Sydney’s office market showing strong recovery. Image – Canva
  • Sydney's CBD offices now sit at 66% of the pre-pandemic occupancy rate. 
  • Melbourne is lagging behind with 48% office occupancy
  • PCA highlight the importance for occupancy rates to further improve.

Office occupancy rates are making a comeback across Australian city centres, but Melbourne CBD is still lagging behind, according to fresh data released by the Property Council of Australia (PCA).

The survey conducted in May 2022 shows that office occupancy in Sydney’s CBD has surpassed the 50% mark for the first time in almost a year. It now sits at 66% of the pre-pandemic occupancy rate.

Property Council’s NSW Executive Director Luke Achterstraat said the results showed the Sydney CBD was recovering from the past two years.

“This positive lift has occurred at a time when COVID and now the flu is circulating widely, forcing many people and families to stay home or isolate, on top of some extremely wet weather on the east coast,” Mr Achterstraat said.

“To have a peak of 66 per cent is very reassuring as more individuals and workplaces are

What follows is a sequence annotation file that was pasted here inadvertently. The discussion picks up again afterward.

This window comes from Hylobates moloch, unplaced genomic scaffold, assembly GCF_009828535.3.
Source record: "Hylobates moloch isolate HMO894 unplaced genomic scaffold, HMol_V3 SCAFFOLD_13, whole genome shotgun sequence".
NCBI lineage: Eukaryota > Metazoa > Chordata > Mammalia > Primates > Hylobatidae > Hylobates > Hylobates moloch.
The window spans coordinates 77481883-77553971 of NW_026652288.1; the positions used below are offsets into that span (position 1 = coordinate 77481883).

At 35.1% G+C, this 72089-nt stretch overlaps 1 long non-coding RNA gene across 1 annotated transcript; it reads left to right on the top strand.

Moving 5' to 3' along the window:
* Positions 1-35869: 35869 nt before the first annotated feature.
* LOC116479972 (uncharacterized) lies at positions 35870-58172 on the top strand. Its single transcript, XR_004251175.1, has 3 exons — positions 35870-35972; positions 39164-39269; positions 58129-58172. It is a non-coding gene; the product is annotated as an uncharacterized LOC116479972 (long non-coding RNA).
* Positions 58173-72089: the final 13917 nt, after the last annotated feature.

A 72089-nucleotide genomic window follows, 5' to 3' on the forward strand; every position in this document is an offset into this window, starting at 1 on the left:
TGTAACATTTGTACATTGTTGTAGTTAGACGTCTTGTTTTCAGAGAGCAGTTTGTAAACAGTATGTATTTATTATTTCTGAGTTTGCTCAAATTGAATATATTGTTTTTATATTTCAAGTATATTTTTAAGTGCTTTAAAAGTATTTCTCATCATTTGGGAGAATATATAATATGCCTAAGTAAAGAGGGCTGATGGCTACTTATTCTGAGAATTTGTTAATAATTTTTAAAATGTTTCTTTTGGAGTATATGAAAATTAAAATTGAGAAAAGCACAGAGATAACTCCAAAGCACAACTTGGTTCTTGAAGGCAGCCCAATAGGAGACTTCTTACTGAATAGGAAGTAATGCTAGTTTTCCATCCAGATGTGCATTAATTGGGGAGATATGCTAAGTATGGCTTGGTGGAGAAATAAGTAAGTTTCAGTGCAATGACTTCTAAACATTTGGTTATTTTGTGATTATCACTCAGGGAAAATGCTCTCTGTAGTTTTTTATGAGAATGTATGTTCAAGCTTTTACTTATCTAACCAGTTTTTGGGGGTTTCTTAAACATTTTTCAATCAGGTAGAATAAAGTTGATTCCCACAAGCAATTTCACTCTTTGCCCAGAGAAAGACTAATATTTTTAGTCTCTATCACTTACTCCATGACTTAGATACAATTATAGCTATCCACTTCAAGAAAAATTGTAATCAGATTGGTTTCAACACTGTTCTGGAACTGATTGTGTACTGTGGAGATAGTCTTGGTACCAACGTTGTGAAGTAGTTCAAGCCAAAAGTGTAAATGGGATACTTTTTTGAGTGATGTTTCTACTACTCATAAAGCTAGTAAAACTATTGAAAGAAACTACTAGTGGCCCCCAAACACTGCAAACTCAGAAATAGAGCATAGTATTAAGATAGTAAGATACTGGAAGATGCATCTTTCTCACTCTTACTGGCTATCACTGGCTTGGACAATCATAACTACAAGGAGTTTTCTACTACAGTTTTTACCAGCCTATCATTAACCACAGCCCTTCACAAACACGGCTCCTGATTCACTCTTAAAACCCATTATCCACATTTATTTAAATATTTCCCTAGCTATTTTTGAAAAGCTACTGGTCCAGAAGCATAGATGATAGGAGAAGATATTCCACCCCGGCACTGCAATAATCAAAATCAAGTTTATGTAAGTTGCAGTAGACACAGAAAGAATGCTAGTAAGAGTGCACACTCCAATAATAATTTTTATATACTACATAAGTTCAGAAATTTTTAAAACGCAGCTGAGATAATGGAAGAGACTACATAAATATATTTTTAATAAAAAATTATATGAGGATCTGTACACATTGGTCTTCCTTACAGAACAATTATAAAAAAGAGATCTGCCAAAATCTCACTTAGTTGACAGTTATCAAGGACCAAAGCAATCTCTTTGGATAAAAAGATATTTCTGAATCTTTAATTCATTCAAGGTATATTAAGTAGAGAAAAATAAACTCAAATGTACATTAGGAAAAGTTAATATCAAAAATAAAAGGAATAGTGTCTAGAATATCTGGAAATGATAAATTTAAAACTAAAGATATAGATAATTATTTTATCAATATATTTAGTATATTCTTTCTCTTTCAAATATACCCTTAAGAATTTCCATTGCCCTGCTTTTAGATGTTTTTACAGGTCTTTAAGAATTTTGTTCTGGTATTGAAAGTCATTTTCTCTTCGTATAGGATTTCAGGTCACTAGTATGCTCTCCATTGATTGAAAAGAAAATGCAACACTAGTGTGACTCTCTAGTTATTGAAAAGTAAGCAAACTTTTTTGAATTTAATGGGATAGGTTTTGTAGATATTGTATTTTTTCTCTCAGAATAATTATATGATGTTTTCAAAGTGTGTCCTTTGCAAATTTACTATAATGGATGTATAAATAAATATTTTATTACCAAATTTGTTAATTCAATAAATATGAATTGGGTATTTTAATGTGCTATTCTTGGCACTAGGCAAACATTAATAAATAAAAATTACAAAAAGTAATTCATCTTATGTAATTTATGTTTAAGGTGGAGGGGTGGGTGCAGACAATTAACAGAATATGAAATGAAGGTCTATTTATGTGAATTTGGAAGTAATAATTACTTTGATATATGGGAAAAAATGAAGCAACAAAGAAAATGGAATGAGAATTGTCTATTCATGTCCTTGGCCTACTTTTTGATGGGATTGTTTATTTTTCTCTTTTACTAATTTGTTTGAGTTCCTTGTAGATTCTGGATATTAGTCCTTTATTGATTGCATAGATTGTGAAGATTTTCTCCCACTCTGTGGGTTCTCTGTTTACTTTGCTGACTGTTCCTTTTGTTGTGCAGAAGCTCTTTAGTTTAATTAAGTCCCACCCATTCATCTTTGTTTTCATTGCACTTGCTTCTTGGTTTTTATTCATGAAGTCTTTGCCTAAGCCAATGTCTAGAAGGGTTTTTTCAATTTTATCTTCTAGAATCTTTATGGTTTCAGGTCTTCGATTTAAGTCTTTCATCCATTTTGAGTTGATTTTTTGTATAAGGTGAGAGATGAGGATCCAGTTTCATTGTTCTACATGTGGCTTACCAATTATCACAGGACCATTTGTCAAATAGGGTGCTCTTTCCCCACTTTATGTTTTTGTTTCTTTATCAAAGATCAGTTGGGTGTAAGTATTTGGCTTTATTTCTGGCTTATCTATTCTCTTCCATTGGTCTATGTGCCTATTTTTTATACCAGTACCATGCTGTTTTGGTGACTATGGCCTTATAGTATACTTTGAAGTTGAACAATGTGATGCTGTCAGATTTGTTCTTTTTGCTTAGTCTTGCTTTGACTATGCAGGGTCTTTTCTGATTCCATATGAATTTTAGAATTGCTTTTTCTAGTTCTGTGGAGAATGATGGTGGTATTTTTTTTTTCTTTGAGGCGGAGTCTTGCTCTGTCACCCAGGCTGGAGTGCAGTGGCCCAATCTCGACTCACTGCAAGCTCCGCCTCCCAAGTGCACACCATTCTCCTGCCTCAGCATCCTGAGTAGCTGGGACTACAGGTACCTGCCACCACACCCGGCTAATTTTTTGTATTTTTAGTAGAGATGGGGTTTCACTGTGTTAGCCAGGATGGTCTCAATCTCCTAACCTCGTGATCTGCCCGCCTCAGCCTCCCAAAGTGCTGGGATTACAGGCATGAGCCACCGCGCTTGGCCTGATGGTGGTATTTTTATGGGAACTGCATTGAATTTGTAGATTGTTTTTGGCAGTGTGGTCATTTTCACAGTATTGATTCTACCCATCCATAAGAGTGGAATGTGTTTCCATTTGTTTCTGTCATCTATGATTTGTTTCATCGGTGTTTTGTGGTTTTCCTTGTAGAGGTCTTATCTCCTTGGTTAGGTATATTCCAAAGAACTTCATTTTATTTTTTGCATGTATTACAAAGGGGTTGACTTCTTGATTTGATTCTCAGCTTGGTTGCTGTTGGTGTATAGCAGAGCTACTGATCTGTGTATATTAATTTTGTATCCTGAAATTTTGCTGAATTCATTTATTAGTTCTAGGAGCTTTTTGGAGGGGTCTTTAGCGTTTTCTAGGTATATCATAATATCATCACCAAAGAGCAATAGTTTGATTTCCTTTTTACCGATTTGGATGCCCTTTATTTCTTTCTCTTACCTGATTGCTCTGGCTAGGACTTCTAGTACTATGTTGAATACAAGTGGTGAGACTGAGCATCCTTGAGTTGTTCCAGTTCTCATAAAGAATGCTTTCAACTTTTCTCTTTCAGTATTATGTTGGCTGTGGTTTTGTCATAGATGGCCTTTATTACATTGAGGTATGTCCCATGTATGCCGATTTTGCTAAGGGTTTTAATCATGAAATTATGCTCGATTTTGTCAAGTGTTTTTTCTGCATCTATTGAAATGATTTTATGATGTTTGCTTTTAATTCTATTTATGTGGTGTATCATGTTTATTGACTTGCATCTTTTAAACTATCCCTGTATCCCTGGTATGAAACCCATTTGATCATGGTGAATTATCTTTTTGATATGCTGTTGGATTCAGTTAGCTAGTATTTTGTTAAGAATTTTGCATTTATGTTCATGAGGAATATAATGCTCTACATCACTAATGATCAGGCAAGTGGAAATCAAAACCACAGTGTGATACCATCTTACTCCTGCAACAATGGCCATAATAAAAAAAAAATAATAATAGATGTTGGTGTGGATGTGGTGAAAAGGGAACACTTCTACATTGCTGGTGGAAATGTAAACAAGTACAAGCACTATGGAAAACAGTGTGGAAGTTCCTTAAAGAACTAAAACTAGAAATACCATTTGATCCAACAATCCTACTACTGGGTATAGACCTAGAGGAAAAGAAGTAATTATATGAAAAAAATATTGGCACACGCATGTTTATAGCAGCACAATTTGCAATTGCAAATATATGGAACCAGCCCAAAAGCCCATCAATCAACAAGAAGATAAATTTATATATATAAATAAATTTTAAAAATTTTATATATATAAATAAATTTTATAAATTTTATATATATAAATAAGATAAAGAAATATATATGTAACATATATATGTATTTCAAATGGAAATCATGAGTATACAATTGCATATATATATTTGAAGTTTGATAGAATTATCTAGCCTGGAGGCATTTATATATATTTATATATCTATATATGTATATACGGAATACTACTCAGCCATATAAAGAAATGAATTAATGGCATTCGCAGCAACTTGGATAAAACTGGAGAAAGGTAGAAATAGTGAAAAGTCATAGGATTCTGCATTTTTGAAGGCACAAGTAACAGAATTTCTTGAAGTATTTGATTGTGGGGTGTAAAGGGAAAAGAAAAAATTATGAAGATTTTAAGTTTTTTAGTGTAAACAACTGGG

embracing the benefits of face to face connection and that CBDs are regaining much of
their vibrancy,” he said.

Sydney office market’s steady recovery is confirmed by research released by Colliers last month which suggested that inspection numbers are on the rise.

Overall office occupancy rate as a percentage of the pre-COVID rate

Melbourne is now the only CBD with less the half of its pre-Covid occupancy rate. Source – PCA

Adelaide is showing the best recovery performance with occupancy rates at 71% of pre-pandemic levels while Melbourne is lagging behind with 48% office occupancy.

Mr Achterstraat believes it is important for the recovery to continue and for occupancy rates to further improve.

“It is critical the steady trickle becomes an even stronger stream.”

Luke Achterstraat, Property Council’s NSW Executive Director

He says that the survey found that some major employers report one in five of their staff has not been back to the office in months.

Working from home is still a preference. Image – Canva

Mr Achterstraat said results also found an increase in preferences for greater flexibility
including working from home.

“While most businesses are embracing some flexible working arrangements with their staff, there are huge benefits in personal connection and it’s good to see these being
embraced once again,” he said.

“We all need to celebrate the unique dividends that come from face-to-face time with coworkers and customers.”

Beyond personal benefits for employees, Mr Achterstraat highlights the economic benefits for city-based retail businesses.

“The coffee, lunch or newspaper we grab from CBD vendors has a flow-on effect, as does the impromptu chat in the breakout room with colleagues we have not seen for a while.

“We hope to see this trend continue as the Property Council works with businesses and all levels of government to bring back vibrancy into our CBDs.”

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